Dropping down to Hendham Vale.
The Smedley Hotel is a very large pub that is hidden away on a quiet back street.Once inside there were a few different rooms and I had a drink in the bar which was fairly large and seemed in need of some attention. The pub still had its old Chesters signs outside and there were three real ales on the bar. I had a drink of Chesters bitter and this was a very nice drink the other beers were Chesters mild and Boddington’s bitter.
I thought this pub would be long gone but it is still standing and I think open for business.
Now I’m going east to Dalton Street, home to the Collyhurst cowboy.
Photograph: Dennis Hussey
This is an illusion within an illusion, twice removed.
The Hollywood recreation, recreated on the rough ground of post war Britain.
In 1960 the area was a dense network of streets, industry and homes – demolished during the period of slum clearance.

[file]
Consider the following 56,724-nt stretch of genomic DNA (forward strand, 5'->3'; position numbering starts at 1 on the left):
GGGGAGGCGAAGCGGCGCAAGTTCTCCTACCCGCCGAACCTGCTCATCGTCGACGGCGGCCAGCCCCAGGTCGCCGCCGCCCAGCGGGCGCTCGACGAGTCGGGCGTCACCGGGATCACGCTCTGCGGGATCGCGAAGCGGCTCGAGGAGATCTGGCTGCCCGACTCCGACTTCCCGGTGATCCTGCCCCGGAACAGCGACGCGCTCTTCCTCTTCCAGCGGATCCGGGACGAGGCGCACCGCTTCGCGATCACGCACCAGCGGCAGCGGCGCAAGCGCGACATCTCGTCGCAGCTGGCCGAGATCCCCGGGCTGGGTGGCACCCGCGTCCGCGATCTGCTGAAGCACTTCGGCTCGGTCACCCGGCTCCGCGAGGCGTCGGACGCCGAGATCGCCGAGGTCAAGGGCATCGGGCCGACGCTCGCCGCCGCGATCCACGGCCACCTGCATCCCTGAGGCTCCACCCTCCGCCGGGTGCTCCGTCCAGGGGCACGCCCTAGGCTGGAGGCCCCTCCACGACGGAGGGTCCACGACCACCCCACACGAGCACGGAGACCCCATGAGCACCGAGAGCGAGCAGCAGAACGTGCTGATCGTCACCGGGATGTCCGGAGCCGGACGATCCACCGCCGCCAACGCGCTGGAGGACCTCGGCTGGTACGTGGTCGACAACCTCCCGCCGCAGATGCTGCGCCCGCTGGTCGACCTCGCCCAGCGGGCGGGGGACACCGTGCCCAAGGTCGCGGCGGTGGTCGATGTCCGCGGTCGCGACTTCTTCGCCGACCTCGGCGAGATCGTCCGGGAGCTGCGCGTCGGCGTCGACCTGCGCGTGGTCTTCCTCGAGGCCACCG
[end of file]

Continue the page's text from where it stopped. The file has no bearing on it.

Escaping the dark, dank Irk Valley onwards and upwards to Rochdale Road.
The Dalton Works Arnac factory survived until 2008
The tight maze of Burton Street and beyond, reduced to rubble.
Dalton Street was not home to the Dalton Gang, they lived here in Oklahoma
It was home to imaginary gangs, committing imaginary crimes, in an imaginary Manchester, in ITV’s Prime Suspect Five.
Kangol capped criminals doing business outside the Robert Tinker on the corner of the very real Dalton and Almond Streets.
The Robert Tinker was an estate pub in a run down area of Collyhurst. The pub looked pretty grim from the outside, but it was smarter than I expected inside, I had a drink in the lounge which was carpeted and comfortable. This was a Banks’s tied house and there were two real ales on the bar, I had a drink of Banks’s bitter and this was a decent drink, the other beer was Banks’s mild. This pub closed about two years after my visit and looked derelict, it has now been demolished.
Robert Tinker was the owner of the Vauxhall Gardens, a Victorian pleasure venue.
At the openingthere was a special attraction, a giant cucumber which had been grown in the gardens reaching a length of seven feet and eight inches and a large and beautiful balloon was to be liberated at 9pm